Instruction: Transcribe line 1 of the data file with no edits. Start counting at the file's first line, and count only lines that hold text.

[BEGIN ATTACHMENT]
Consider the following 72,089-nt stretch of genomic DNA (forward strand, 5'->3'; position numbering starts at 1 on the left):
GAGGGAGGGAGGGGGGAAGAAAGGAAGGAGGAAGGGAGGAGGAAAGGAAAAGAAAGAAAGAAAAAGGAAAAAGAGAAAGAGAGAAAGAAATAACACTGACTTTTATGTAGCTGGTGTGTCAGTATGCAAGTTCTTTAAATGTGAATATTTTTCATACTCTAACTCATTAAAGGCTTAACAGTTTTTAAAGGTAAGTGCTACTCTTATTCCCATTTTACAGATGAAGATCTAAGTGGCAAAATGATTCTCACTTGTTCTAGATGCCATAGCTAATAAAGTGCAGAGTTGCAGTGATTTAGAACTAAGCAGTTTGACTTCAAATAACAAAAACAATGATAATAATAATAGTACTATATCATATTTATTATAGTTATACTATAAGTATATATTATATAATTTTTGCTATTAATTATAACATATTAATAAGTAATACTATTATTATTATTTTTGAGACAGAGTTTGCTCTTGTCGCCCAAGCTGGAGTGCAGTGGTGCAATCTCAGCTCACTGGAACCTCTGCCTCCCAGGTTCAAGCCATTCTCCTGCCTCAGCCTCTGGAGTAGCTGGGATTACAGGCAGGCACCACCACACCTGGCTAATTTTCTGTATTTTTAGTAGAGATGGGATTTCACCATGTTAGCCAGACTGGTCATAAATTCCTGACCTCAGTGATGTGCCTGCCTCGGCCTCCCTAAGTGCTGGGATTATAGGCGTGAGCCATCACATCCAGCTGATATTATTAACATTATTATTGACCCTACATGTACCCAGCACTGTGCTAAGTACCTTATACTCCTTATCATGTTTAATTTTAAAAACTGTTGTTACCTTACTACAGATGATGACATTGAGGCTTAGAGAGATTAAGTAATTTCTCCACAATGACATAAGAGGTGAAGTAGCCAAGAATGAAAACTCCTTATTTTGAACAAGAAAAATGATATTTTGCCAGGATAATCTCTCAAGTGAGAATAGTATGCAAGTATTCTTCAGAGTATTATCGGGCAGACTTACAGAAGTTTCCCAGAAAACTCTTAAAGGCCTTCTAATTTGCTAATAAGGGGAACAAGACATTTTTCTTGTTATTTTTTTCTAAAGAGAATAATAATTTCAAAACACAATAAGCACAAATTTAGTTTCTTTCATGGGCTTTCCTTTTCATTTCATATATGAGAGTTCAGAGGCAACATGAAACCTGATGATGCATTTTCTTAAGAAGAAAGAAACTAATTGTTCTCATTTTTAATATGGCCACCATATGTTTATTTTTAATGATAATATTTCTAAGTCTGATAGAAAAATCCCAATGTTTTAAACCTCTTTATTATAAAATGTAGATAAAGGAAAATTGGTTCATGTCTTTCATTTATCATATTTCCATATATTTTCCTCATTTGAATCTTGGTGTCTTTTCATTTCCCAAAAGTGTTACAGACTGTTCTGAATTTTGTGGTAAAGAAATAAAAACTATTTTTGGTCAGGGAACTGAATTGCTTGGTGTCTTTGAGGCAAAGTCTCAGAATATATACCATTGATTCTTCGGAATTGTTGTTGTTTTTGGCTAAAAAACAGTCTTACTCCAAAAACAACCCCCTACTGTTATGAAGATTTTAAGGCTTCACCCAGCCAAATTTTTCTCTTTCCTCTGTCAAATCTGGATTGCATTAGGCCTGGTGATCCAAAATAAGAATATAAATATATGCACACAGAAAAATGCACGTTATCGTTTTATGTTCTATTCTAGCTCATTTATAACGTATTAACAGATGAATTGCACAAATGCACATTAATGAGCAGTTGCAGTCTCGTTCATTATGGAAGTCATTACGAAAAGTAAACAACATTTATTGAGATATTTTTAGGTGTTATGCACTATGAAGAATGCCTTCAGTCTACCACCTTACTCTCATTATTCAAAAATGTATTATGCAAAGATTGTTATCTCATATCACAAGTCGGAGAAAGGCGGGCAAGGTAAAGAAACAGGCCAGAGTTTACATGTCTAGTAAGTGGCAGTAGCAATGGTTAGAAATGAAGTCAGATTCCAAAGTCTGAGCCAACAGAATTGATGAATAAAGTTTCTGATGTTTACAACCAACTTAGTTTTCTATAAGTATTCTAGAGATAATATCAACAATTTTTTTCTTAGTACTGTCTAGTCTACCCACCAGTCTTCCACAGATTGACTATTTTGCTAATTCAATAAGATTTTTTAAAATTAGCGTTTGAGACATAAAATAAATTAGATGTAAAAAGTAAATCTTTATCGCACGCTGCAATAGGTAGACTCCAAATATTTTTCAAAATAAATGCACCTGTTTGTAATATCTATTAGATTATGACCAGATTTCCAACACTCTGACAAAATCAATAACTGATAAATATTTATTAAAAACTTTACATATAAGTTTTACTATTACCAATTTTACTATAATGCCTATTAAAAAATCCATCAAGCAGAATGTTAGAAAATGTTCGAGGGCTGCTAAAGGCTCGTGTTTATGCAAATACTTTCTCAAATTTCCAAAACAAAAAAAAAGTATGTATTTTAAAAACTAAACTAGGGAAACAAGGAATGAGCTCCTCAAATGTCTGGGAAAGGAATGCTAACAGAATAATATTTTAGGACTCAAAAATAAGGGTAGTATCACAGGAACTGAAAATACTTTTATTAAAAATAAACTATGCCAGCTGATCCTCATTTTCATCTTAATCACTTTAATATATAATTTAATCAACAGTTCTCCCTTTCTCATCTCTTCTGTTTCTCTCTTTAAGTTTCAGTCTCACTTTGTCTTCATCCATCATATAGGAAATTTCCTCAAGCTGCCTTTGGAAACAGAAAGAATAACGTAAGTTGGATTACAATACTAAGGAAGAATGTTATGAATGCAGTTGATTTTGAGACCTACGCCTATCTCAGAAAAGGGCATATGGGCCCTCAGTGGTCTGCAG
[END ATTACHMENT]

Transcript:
Consider the following 72,089-nt stretch of genomic DNA (forward strand, 5'->3'; position numbering starts at 1 on the left):